One major thing that is missing from the church today is honor. What happened to honor in our culture. We fail to realize today that the church has affected them church in the west in a negative manner.
We are quick to follow orders and even obey but the term honor has been quickly forgot in today’s vernacular. Just because one submits occasionally does not mean they possess a submissive spirit.
It is amazing that as we look at the Ten Commandments the first four deal with honoring God and the last six deal with honoring man. As a noun, honor in the Bible means “esteem, value, or great respect.” To honor someone is to value him highly or bestow value upon him. The Bible exhorts us to express honor and esteem toward certain people: our parents, the aged, and those in authority (Ephesians 6:2; Leviticus 19:32; Romans 13:1). But we must understand that all authority and honor belong to God alone (1 Chronicles 29:11; 1 Timothy 1:17; Revelation 5:13). Though He can delegate His authority to others, it still belongs to Him (Ephesians 4:11-12).
Peter tells us to “honor all people, love the brotherhood, fear God, honor the king” (1 Peter 2:17). The idea of honoring others, especially those in authority (the king), comes from the fact that they represent God’s ultimate authority. A classic example is the command to “submit to the governing authorities because they have been established by God” (Romans 13:1-6). Therefore, “he who rebels against the authority is rebelling against what God has instituted, and those who do so will bring judgment on themselves” (Romans 13:2). This means it is incumbent upon Christians to honor those whom God has placed over us through our obedience and demonstration of respect. To do otherwise is to dishonor God.
The Bible speaks of another noteworthy group of people who are deserving of “double honor,” the leadership of the church, called elders: “Let the elders who rule well be considered worthy of double honor, especially those who labor in preaching and teaching” (1 Timothy 5:17). In the first-century church, some elders labored in word and doctrine by devoting their time to preaching and teaching, while others did so privately. However, all elders gave attention to the interests of the church and the welfare of its members. These men were entitled to double honor of both respect and deference for their position, as well as material or monetary support. This was especially significant because the New Testament was not yet available. We have a serious issue with regard to spiritual authority in western culture.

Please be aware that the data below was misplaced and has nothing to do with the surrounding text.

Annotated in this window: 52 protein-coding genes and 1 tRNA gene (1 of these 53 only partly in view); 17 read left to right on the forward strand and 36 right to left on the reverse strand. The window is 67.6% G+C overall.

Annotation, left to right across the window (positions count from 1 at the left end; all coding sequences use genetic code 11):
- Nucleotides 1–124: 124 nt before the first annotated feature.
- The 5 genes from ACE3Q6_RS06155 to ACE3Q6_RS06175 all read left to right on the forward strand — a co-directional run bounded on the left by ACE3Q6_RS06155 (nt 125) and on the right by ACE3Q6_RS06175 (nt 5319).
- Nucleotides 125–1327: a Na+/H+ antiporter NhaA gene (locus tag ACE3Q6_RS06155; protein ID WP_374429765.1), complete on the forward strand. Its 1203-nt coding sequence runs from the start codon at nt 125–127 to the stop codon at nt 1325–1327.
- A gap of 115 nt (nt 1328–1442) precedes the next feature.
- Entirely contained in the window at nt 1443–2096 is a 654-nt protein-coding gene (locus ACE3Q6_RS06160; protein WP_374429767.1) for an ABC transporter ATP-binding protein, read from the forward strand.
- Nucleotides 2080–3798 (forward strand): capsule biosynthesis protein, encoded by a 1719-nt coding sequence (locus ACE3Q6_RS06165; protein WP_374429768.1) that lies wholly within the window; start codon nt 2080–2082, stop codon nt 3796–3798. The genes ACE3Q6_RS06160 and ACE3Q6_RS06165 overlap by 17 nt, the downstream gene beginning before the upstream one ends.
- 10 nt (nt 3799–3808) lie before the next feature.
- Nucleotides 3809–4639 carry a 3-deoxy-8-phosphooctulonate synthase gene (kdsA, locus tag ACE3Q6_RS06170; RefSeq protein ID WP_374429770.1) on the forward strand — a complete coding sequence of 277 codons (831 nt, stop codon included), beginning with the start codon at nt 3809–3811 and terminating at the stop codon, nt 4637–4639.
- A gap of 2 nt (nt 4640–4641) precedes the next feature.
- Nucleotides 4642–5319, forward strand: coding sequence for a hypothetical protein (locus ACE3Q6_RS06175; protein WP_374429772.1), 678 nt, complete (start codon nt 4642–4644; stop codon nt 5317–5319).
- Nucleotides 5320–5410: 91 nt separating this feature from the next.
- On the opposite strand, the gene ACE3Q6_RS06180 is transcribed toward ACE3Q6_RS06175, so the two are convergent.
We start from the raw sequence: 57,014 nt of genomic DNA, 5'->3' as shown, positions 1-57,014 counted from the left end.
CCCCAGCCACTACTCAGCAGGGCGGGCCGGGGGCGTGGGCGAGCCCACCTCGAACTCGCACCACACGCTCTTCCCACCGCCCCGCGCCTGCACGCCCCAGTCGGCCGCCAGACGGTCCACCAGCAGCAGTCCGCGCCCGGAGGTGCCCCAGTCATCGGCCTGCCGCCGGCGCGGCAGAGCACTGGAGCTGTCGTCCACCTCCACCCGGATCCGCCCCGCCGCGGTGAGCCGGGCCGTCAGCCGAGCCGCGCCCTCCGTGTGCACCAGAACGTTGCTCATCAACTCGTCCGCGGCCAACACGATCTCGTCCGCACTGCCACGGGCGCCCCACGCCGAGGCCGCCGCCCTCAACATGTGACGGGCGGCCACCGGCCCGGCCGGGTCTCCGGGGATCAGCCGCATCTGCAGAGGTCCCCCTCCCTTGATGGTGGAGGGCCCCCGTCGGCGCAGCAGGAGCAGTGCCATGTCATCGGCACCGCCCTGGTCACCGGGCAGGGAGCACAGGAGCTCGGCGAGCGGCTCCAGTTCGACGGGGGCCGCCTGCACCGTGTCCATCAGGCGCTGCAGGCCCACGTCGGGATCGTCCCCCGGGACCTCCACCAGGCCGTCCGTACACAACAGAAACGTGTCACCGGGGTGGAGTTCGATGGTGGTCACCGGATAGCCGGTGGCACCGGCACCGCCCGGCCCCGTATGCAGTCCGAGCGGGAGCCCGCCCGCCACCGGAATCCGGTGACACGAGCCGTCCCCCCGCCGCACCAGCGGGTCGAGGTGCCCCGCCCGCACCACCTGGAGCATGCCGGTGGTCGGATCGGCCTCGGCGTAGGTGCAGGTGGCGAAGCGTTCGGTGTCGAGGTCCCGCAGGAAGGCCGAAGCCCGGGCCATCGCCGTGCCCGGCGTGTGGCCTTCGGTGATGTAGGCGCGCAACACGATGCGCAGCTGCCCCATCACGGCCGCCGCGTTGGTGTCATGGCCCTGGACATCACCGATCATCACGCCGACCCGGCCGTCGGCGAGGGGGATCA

The Bible also gives us the command to honor one another in our employer/employee relationships (1 Timothy 3:17; 6:1; Ephesians 6:5-9), as well as in the marriage relationship with the husband and wife being in submission to and honoring one another (Hebrews 13:4; Ephesians 5:23-33). Interestingly enough, of all the commands to honor one another, the most oft-repeated pertains to that of honoring one’s father and mother (Exodus 20:12; Matthew 15:4). This command was so important to God that if anyone cursed or struck his parent, he was to be put to death (Exodus 21:7).
All true believers are to honor God and His Son, Jesus Christ, through our acknowledgement and confession that He is the one and only God (Exodus 20:3; John 14:6; Romans 10:9). We are to honor God in our recognition that the gift of life eternal and the very salvation of our souls come through Jesus Christ and Him alone (John 11:25; Acts 4:12; 1 Timothy 2:5). Knowing this, we give honor and obeisance to our Savior through our humble adoration and obedience to His will (John 14:23-24; 1 John 2:6). As such, He will honor us when He seats us on His throne in heaven (Revelation 3:21).
This is the Voice of the Overseer